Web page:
Ronald Miura replied on Thu, 2010/07/15 - 5:24am

Make their salesman sell it to CTOs. They managed to sell OAS, they could sell anything if they try.

William Siqueira replied on Thu, 2010/07/15 - 5:46am

Give up isn't the solution. JavaFX is great. Forgt all small JavaFX problems and simply test JavaFX and you'll see.

I have some suggestions to Oracle:

- Mature samples on JavaFX.com;
- Release JavaFX Designer Tool;
- Posts/Articles, a lot , to show how to solve commom problems. A guide for real initial users on JavaFX.
Look at the popular posts on DZone today: Styling with JavaFX. JavaFX CSS is great, and we have a complete reference guide about how to style with JavaFX (http://java.sun.com/javafx/1.3/docs/api/javafx.scene/doc-files/cssref.html)... BTW, I believe in JavaFX. He is getting better each release, isn't time for bad comments, is time to explore the platform!

William Antônio Siqueira.

Alois Cochard replied on Thu, 2010/07/15 - 6:16am

For me JavaFX is simply born-dead.

HTML5 + CSS3 gonna kill it (and fortunatly flash gonna disappear too).

Alois Cochard
http://aloiscochard.blogspot.com
http://www.twitter.com/aloiscochard

Srikanth Shenoy replied on Thu, 2010/07/15 - 6:39am

We need more success stories in JavaFX.... Eye candies are cute to see and enteratining to watch, but lets get to the real world..., but no sane company makes it technology decisions based on them

I developed a large system using JavaFX a while back. The project accomplished most of its goals, but went over budget and over time (took thrice as long and as much expensive). The reason for this were several:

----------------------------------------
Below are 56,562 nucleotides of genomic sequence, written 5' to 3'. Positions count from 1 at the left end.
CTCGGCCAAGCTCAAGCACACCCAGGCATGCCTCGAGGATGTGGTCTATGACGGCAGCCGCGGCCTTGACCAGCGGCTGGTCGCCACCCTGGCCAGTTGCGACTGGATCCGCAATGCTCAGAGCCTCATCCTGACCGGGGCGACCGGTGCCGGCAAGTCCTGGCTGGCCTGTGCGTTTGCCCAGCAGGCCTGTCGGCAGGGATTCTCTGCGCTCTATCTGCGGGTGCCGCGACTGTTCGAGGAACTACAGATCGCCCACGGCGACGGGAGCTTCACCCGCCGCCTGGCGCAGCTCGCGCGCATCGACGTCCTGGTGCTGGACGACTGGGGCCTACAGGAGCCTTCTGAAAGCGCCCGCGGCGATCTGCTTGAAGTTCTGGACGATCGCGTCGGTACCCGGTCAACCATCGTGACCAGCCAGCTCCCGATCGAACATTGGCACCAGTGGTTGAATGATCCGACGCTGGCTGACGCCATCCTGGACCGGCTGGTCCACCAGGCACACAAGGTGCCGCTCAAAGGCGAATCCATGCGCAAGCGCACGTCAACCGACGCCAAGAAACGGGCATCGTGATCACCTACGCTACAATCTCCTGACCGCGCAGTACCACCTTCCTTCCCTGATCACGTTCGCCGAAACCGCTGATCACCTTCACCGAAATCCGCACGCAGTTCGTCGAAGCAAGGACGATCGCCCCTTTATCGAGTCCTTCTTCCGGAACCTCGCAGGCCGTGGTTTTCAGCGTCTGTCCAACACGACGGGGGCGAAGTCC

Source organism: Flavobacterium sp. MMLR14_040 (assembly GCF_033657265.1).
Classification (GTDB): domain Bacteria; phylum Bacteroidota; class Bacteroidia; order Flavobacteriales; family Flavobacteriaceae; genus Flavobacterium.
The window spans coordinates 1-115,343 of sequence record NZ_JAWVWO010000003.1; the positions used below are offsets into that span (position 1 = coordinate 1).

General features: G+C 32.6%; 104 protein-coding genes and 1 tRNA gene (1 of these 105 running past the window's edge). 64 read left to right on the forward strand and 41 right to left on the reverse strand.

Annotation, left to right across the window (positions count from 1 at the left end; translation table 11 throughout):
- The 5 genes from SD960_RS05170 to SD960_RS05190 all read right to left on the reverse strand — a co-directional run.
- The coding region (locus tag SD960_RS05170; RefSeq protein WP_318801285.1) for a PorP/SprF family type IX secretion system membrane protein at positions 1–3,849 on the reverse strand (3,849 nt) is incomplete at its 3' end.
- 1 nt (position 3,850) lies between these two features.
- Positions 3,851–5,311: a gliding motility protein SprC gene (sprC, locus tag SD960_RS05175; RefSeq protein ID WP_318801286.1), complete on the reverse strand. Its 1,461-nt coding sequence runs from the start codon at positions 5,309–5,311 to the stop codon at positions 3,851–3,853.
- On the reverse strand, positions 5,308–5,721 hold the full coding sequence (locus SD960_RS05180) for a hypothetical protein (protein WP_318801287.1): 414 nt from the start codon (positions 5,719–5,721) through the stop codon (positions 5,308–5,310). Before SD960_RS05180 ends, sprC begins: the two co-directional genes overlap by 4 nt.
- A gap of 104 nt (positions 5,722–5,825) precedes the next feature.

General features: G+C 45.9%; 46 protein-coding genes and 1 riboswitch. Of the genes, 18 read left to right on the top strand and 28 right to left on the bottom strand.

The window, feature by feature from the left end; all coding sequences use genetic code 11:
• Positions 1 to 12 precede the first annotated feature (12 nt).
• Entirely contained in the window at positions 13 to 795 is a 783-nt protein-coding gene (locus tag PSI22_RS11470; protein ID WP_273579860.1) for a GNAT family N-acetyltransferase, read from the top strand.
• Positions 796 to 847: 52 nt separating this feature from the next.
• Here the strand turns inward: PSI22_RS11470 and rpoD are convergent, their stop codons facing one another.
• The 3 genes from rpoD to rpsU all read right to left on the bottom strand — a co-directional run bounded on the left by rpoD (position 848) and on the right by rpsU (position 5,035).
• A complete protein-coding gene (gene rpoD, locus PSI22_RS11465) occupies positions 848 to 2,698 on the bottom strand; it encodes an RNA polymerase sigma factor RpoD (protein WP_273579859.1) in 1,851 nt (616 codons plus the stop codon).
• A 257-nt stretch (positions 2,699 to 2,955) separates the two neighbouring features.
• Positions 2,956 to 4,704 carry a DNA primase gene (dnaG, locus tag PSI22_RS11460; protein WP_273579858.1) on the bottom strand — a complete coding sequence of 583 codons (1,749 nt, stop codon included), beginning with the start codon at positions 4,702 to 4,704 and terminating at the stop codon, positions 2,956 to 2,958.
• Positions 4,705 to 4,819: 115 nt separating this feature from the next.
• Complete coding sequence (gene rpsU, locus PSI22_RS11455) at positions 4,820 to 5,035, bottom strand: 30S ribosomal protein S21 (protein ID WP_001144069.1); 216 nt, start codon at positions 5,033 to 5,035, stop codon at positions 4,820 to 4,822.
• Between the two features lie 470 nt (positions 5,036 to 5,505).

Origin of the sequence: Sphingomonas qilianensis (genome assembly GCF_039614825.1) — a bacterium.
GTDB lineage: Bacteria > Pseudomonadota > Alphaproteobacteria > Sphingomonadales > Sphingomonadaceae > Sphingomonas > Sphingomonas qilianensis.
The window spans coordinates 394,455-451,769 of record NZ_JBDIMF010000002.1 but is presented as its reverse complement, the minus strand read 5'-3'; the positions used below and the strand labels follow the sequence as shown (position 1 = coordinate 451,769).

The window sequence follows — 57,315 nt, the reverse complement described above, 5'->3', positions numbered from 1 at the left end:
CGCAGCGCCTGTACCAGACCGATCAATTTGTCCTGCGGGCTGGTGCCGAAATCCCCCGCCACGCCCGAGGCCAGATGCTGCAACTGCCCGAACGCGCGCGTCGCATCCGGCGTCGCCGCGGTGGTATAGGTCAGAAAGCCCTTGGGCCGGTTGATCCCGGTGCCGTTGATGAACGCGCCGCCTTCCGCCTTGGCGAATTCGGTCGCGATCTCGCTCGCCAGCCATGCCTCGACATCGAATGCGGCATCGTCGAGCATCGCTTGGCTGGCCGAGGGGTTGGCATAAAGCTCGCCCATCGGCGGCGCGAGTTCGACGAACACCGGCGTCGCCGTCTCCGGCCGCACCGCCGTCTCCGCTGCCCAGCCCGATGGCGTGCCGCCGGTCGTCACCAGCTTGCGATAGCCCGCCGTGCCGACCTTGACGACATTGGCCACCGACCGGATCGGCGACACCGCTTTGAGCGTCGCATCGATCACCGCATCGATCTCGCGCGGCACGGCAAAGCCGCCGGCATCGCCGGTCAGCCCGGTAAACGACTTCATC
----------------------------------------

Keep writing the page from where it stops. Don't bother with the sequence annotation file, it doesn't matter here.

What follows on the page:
1. Sun/Oracle does not have samples showing how to use JavaFX in serious enterprise applications (i.e. beyond eye candies).
  2. Lack of components (Yes JFxtras fills some of this gap, but there are gaps as others have already pointed out - There is no editable table grid among many other things. )

If Sun addressed these two correctly, then developers and enterprises will start believing and start to adopt JavFX for large projects. That will automatically drive JavaFX adption. None of it is happenning. Most of the sample applications are coming from open source and volunteers (myself included). But this is a slow process as voluntary contributors dont have deep pockets and need to work on other things to pay the bills.

James Sugrue replied on Thu, 2010/07/15 - 7:00am

If I could create my project in JavaFX and cross compile for other platform targets, like Android or maybe even the iPhone, it would definitely grab my attention again.

 

Ryan Developer replied on Thu, 2010/07/15 - 8:30am

I've been waiting for the tooling to be fully released before I get serious about JavaFX.  Sun showed off the designer tool (like Flash Studio) at JavaOne long before showing off the composer tool in NetBeans, and yet the composer tool was released first.  They've had more than a year to finish the designer tool, what's going on?  Not even a beta or preview?

Another major issue to me is that I'm not aware of any mobile platform that is using JavaFX.  Sun came out with Java FX for Windows Mobile a while back, but you had to open a Java FX icon, select the program you want to launch from a list, and look at a full screen Java FX splash screen to use a program.  That is not the kind of experience or platform integration I want.   Plus I don't think it will work on Windows Phone 7.   I remember a JavaOne 2008 demo of Java FX running on Android, but haven't heard anything about it since.  Flash and Silverlight are on the next generation BlackBerry phones.  For Java developers, BlackBerry offers Java 1.0 or something from the dark ages that is TERRIBLE to work with. The industry needs to move on to the next generation of Java ME that provides a full Java SE 6 JVM and Java FX. Unltil then, there will be more and more Java ME developers moving on to Flash, Silverlight, iPhone and Android.  The billions of phones with Java ME doesn't matter because the phones that matter to our customers, smart phones, don't have it or offer a much more complete language (C#, ActionScript, Java 6, Objective C) than the Java 1.0 currently offered by Java ME. Plus I've read about the nightmares Java ME developers have to go through with PER CARRIER signing of midlets.  Java FX mobile runs as as a midlet at the lowest level, right?